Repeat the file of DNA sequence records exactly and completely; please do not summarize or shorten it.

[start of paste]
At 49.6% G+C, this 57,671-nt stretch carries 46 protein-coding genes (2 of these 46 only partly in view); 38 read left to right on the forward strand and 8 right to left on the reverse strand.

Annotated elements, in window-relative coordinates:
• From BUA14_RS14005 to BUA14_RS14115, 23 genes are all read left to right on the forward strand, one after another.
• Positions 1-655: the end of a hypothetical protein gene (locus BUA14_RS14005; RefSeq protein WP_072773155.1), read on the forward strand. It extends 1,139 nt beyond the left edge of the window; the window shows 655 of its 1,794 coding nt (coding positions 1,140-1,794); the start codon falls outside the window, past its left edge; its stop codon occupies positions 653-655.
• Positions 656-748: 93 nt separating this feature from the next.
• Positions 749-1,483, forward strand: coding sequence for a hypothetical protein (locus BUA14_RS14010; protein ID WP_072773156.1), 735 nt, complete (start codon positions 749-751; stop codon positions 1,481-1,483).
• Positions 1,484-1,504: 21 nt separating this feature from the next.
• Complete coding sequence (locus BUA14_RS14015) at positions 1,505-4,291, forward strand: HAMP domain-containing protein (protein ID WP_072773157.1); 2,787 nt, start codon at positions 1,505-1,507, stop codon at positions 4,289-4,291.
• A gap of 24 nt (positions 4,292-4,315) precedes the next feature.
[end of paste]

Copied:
At 49.6% G+C, this 57,671-nt stretch carries 46 protein-coding genes (2 of these 46 only partly in view); 38 read left to right on the forward strand and 8 right to left on the reverse strand.

Annotated elements, in window-relative coordinates:
• From BUA14_RS14005 to BUA14_RS14115, 23 genes are all read left to right on the forward strand, one after another.
• Positions 1-655: the end of a hypothetical protein gene (locus BUA14_RS14005; RefSeq protein WP_072773155.1), read on the forward strand. It extends 1,139 nt beyond the left edge of the window; the window shows 655 of its 1,794 coding nt (coding positions 1,140-1,794); the start codon falls outside the window, past its left edge; its stop codon occupies positions 653-655.
• Positions 656-748: 93 nt separating this feature from the next.
• Positions 749-1,483, forward strand: coding sequence for a hypothetical protein (locus BUA14_RS14010; protein ID WP_072773156.1), 735 nt, complete (start codon positions 749-751; stop codon positions 1,481-1,483).
• Positions 1,484-1,504: 21 nt separating this feature from the next.
• Complete coding sequence (locus BUA14_RS14015) at positions 1,505-4,291, forward strand: HAMP domain-containing protein (protein ID WP_072773157.1); 2,787 nt, start codon at positions 1,505-1,507, stop codon at positions 4,289-4,291.
• A gap of 24 nt (positions 4,292-4,315) precedes the next feature.